Menon V.,Stanford University
Trends in Cognitive Sciences | Year: 2013

The human brain undergoes protracted developmental changes during which it constructs functional networks that engender complex cognitive abilities. Understanding brain function ultimately depends on knowledge of how dynamic interactions between distributed brain regions mature with age to produce sophisticated cognitive systems. This review summarizes recent progress in our understanding of the ontogeny of functional brain networks. Here I describe how complementary methods for probing functional connectivity are providing unique insights into the emergence and maturation of distinct functional networks from childhood to adulthood. I highlight six emerging principles governing the development of large-scale functional networks and discuss how they inform cognitive and affective function in typically developing children and in children with neurodevelopmental disorders. © 2013 Elsevier Ltd.


Clarke L.E.,Stanford University | Barres B.A.,Stanford University
Nature Reviews Neuroscience | Year: 2013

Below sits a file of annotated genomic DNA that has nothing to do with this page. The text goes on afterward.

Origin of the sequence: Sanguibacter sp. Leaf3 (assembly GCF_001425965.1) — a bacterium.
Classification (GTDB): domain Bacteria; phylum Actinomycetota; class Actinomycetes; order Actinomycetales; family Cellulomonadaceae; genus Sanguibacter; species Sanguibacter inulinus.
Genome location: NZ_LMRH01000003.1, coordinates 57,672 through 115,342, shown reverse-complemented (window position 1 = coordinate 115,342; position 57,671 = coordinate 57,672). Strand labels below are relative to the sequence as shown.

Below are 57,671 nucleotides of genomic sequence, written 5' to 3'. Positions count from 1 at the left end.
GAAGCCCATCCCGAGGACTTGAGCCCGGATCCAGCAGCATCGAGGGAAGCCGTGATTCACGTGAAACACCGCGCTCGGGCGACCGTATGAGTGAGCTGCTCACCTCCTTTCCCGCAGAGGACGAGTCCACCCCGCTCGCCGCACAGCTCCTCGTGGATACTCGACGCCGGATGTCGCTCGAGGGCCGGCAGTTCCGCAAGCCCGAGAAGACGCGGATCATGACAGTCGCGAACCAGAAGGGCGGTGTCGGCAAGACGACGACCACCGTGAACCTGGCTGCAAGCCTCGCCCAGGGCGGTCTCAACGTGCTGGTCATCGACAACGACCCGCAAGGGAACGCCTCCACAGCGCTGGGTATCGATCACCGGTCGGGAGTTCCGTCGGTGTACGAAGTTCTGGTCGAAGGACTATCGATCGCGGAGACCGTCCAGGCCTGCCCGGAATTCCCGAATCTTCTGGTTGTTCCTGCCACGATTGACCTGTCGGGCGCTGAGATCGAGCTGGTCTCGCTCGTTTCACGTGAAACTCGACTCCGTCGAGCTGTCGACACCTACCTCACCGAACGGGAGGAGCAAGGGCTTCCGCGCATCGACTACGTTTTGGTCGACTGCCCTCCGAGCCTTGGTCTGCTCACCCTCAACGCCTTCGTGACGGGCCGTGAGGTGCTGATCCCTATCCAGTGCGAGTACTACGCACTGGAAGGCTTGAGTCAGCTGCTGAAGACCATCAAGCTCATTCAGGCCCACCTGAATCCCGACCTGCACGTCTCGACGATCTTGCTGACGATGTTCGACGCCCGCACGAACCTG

Astrocytes are now emerging as key participants in many aspects of brain development, function and disease. In particular, new evidence shows that astrocytes powerfully control the formation, maturation, function and elimination of synapses through various secreted and contact-mediated signals. Astrocytes are also increasingly being implicated in the pathophysiology of many psychiatric and neurological disorders that result from synaptic defects. A better understanding of how astrocytes regulate neural circuit development and function in the healthy and diseased brain might lead to the development of therapeutic agents to treat these diseases. © 2013 Macmillan Publishers Limited. All rights reserved.


Fernald R.D.,Stanford University
Annual Review of Neuroscience | Year: 2012